Sixty miles west of Boston, Massachusetts there is the small New England town of Sturbridge. Located at the junction of I-90 (The Mass Pike), and I-84 it has become known as the "Crossroads of New England". The town was first settled over 300 years ago, and like other small New England towns it has grown just enough over the years to be in a difficult place today. How do we embrace the future without forgetting how we got to our present? How do we attract the right kind of growth, and maintain who we are? And, what about our culture out here in Central Massachusetts?
These pages will cause one to think about how to protect what we have, our future direction, and how to move on in the very best way.
Those thoughts, and other ramblings, will hopefully inspire more thought, conversation, action, and occasionally a smile...
...seems to be working so far
Monday, March 17, 2008
A Great Comment: A Daily Readers View
"Yeah, it is awesome, and freakin' amazing. It's also about time that there is discussion taking place, and I agree, more discussion before June would be good. Thank you, for your post about the EDC and Selectmen touting ecotourism in Sturbridge.
There have been ecotourism studies already completed in central Mass, that is no secret. One has been touted by the Chamber of Commerce and Old Sturbridge Village. Selectmen have also mentioned one at their meetings, a study completed in north central Massachusetts in the Quabbin area. Hmmm...does anyone else think it's possible to do "ecotourism" on a regional basis with our Quabbin Reservoir neighbors to the north?
What kind of results do these studies recommend?
1) protect the economic base in Sturbridge - hospitality & retail, because we're becoming more dependent on it. 2)protect the fabric of the community. 3) extend visits to multiple activities and overnight stays by leveraging more events; consider camping and outdoor activity as the primary immediate opportunity; improve merchandising of the tourist product through better packaging. 4) align visitor expectations and experience by enhancing the look and feel, and also by providing enhancements to drive repeat visits. 5) expand group/business meeting segments, by reconnecting w/group business activity.
Specific actions suggested: 1) design standards for part or all of the community. 2) implementing zoning and land use regulations to protect open space and manage sprawl. 3) "view shed" protections 4) redesign the "gateway" - the list goes on and on.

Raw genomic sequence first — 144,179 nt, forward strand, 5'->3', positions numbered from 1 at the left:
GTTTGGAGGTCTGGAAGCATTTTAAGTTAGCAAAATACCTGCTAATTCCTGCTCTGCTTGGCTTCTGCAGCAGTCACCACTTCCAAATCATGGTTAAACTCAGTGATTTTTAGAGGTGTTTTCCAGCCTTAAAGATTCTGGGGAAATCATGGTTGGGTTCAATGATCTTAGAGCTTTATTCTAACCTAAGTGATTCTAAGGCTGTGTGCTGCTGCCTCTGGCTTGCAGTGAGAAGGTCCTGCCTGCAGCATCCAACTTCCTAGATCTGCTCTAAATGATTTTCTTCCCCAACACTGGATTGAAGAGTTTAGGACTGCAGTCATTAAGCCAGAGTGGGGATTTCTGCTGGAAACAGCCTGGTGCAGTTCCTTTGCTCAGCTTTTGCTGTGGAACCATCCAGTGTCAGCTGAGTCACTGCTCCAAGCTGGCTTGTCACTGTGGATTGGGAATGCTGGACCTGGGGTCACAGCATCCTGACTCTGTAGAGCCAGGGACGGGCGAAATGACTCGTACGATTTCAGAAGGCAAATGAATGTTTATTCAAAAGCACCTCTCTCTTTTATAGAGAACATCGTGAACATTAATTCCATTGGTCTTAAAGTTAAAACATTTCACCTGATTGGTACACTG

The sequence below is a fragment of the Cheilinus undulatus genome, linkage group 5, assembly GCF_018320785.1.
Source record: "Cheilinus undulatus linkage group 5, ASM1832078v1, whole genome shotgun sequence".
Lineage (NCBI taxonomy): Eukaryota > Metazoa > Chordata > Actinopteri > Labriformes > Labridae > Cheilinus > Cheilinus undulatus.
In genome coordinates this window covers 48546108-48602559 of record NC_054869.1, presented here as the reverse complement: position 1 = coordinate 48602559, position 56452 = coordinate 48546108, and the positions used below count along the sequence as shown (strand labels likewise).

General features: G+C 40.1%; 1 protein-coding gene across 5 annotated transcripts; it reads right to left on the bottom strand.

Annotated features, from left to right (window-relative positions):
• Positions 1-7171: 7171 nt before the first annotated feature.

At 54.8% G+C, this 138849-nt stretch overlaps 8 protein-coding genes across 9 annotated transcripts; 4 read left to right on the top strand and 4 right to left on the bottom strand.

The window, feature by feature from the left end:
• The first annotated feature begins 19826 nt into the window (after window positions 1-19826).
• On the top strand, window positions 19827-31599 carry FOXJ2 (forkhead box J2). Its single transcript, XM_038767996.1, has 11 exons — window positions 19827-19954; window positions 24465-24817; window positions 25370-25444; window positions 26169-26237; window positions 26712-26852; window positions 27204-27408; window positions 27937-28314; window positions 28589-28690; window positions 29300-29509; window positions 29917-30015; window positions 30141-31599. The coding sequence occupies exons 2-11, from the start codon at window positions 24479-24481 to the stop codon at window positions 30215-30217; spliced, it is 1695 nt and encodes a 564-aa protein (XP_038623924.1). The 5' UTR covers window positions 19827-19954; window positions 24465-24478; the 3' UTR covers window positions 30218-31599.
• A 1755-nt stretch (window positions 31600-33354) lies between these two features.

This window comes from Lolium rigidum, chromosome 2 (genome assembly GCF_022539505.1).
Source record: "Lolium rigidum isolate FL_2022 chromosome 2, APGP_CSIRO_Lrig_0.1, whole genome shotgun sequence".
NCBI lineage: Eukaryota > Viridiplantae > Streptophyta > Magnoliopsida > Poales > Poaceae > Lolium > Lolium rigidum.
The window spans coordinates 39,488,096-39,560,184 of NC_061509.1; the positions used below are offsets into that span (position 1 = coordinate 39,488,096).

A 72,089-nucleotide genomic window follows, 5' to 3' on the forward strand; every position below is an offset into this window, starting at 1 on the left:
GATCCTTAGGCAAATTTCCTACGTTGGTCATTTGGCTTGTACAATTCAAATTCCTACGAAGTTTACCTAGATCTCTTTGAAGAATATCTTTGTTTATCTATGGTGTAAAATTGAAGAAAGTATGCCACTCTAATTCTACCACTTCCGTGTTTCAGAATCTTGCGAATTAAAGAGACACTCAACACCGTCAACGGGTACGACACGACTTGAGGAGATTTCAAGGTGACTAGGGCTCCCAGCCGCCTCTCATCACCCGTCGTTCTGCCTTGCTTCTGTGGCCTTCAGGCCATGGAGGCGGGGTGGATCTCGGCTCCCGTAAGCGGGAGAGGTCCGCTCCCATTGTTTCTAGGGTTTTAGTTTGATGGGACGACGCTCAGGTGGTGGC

As we know, there are naysayers in Sturbridge who think "Sturbridge is dying". Some of them are people who are new to Sturbridge, who perhaps have never owned a business, and who only see what has happened on the surface, not the real reasons why some businesses have left Sturbridge. It's so much easier to blame "the town" than be honest about why businesses fail.
There are those who just can't comprehend what the professionals are telling them: ecotourism CAN be, and SHOULD be, what Sturbridge does.
Sturbridge was built around Old Sturbridge Village; the businesses here survive on the tourist traffic generated by it, as well as the Brimfield Auctions, events on the Sturbridge Common, etc.
If a community has the foresight to plan for its long term fiscal well-being through the design and implementation of a well balanced land use base, it will, in the long run, develop a stable tax base that is equipped to weather the fiscal fluctuations. Until now it seems, Sturbridge has lacked that foresight. The current Selectboard has inherited this problem, passed forward to them from previous Selectboards. Most certainly, it will take EVERYONE to make it work, and that includes the naysayers.
Given Sturbridge's current situation, especially with regard to the cost of increasing sewer capacity plus building or renovating a new elementary school, can someone please explain how building another strip mall on Route 15 will help the tax base, or the senior citizens?
Wouldn't it be more desirable to direct development to areas where the existing infrastructure is capable of absorbing more growth, to locations where improvements could be made in a more cost efficient manner? Development could be coordinated with a long range capital improvement plan or budget, and capital outlays may be timed in conjunction with predicted needs in areas where growth is expected.
How about examining existing zoning regulations to see how they impact upon municipal operating and capital budgets? For example, development patterns that minimize the need for extensive roadways, water and sewer lines, and other improvements make sense from a fiscal perspective.
Yeah, 'sehtsumgoals. Begindaplan. Begindaplan.' "
Written by A Daily Reader